Assessing the role of domestic phosphorus emissions in the human phosphorus footprint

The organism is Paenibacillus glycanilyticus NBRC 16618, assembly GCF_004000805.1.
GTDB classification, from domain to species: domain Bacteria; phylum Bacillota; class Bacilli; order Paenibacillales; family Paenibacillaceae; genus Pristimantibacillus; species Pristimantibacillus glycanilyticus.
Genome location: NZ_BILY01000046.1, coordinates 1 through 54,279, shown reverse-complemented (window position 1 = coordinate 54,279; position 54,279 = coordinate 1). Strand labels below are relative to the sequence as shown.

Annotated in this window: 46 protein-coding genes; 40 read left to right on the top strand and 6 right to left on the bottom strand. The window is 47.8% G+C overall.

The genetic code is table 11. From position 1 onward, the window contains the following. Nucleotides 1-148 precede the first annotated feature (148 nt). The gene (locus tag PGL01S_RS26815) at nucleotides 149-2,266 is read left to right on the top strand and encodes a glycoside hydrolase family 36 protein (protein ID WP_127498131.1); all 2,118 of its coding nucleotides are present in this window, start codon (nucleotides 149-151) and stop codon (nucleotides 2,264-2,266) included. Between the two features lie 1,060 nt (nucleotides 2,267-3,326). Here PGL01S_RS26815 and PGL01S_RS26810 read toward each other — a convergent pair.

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Societal phosphorus (P) use is unsustainable; P is vital for food security and its increase in the ecosphere is the single greatest cause of water quality degradation on the planet. The following thesis focuses on the role domestic P emissions play in the human P cycle with an aim to support management in reducing the individual P footprint. Measurement of the P composition of private sewage system (PSS) effluent was used to assess domestic P emissions from properties located within the Loch Leven catchment, in East Scotland, UK. This thesis shows PSS treatment type (i.e. level of additional treatment further to a single settling tank) does not reduce effluent P concentration, challenging the efficacy of policies aiming to reduce P pollution from PSS by technological solutions. Using a questionnaire, assessment of domestic and PSS maintenance behaviours of 156 PSS users indicated reductions in P emissions may be achieved through behavioural change. To understand the impact of behaviour on the human P footprint, a novel method using 31P nuclear magnetic resonance (NMR) spectroscopy was successfully developed to identify P compounds related to human behaviour (e.g. washing machine use) in PSS effluent. An assessment of the impact of behaviours on the human P footprint of ten individual households was conducted. Thesis findings conclude PSS desludging reduces concentrations of orthophosphate in PSS effluent; 85% of the variation in total soluble P in PSS effluent can be explained by ‘desludging frequency’ and ‘washing machine use’. Furthermore, PSS users feel responsible for correctly maintaining their PSS, but are potentially not maintaining them effectively or have poorly installed or inadequate systems, and do not know how to reduce domestic P emissions. A need for better public education on PSS maintenance and how to reduce domestic P emissions is required. This work highlights a critical need to integrate social sciences with natural sciences to tackle unsustainable P use.